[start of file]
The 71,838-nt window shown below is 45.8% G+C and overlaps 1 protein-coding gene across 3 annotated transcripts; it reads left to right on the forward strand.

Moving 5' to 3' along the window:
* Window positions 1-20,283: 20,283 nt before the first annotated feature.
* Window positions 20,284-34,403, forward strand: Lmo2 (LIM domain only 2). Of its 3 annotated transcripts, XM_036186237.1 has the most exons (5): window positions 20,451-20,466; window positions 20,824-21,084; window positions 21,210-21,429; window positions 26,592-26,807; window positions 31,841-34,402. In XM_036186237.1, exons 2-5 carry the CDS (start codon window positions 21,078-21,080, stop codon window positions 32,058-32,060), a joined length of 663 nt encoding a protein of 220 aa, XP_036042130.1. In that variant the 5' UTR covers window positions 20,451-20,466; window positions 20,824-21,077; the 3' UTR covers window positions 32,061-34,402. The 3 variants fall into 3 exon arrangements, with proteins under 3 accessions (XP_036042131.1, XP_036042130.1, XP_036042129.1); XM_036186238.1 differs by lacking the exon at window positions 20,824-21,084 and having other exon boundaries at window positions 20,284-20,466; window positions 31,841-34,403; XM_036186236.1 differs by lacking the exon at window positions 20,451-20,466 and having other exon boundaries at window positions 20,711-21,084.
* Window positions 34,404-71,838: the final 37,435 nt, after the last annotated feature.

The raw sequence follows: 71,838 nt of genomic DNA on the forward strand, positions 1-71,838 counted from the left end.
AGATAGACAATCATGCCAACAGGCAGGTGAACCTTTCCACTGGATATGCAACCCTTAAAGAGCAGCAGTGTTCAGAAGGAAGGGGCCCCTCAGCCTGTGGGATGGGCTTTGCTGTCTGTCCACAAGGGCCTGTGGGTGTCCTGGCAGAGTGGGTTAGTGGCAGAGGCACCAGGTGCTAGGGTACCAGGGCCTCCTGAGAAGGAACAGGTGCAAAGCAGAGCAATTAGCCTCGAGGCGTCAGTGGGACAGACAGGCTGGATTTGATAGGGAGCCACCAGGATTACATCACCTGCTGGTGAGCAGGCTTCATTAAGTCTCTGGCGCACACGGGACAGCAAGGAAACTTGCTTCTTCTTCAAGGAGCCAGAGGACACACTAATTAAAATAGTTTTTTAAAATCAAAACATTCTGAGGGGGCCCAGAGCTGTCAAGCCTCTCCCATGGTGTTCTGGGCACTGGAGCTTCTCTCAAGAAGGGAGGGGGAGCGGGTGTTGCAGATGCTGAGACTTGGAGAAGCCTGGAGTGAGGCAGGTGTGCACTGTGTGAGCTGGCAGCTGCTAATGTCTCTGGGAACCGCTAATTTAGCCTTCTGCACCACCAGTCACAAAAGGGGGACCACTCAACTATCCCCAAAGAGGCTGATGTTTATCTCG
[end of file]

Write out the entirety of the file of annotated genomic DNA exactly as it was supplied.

The 71,838-nt window shown below is 45.8% G+C and overlaps 1 protein-coding gene across 3 annotated transcripts; it reads left to right on the forward strand.

Moving 5' to 3' along the window:
* Window positions 1-20,283: 20,283 nt before the first annotated feature.
* Window positions 20,284-34,403, forward strand: Lmo2 (LIM domain only 2). Of its 3 annotated transcripts, XM_036186237.1 has the most exons (5): window positions 20,451-20,466; window positions 20,824-21,084; window positions 21,210-21,429; window positions 26,592-26,807; window positions 31,841-34,402. In XM_036186237.1, exons 2-5 carry the CDS (start codon window positions 21,078-21,080, stop codon window positions 32,058-32,060), a joined length of 663 nt encoding a protein of 220 aa, XP_036042130.1. In that variant the 5' UTR covers window positions 20,451-20,466; window positions 20,824-21,077; the 3' UTR covers window positions 32,061-34,402. The 3 variants fall into 3 exon arrangements, with proteins under 3 accessions (XP_036042131.1, XP_036042130.1, XP_036042129.1); XM_036186238.1 differs by lacking the exon at window positions 20,824-21,084 and having other exon boundaries at window positions 20,284-20,466; window positions 31,841-34,403; XM_036186236.1 differs by lacking the exon at window positions 20,451-20,466 and having other exon boundaries at window positions 20,711-21,084.
* Window positions 34,404-71,838: the final 37,435 nt, after the last annotated feature.

The raw sequence follows: 71,838 nt of genomic DNA on the forward strand, positions 1-71,838 counted from the left end.
AGATAGACAATCATGCCAACAGGCAGGTGAACCTTTCCACTGGATATGCAACCCTTAAAGAGCAGCAGTGTTCAGAAGGAAGGGGCCCCTCAGCCTGTGGGATGGGCTTTGCTGTCTGTCCACAAGGGCCTGTGGGTGTCCTGGCAGAGTGGGTTAGTGGCAGAGGCACCAGGTGCTAGGGTACCAGGGCCTCCTGAGAAGGAACAGGTGCAAAGCAGAGCAATTAGCCTCGAGGCGTCAGTGGGACAGACAGGCTGGATTTGATAGGGAGCCACCAGGATTACATCACCTGCTGGTGAGCAGGCTTCATTAAGTCTCTGGCGCACACGGGACAGCAAGGAAACTTGCTTCTTCTTCAAGGAGCCAGAGGACACACTAATTAAAATAGTTTTTTAAAATCAAAACATTCTGAGGGGGCCCAGAGCTGTCAAGCCTCTCCCATGGTGTTCTGGGCACTGGAGCTTCTCTCAAGAAGGGAGGGGGAGCGGGTGTTGCAGATGCTGAGACTTGGAGAAGCCTGGAGTGAGGCAGGTGTGCACTGTGTGAGCTGGCAGCTGCTAATGTCTCTGGGAACCGCTAATTTAGCCTTCTGCACCACCAGTCACAAAAGGGGGACCACTCAACTATCCCCAAAGAGGCTGATGTTTATCTCG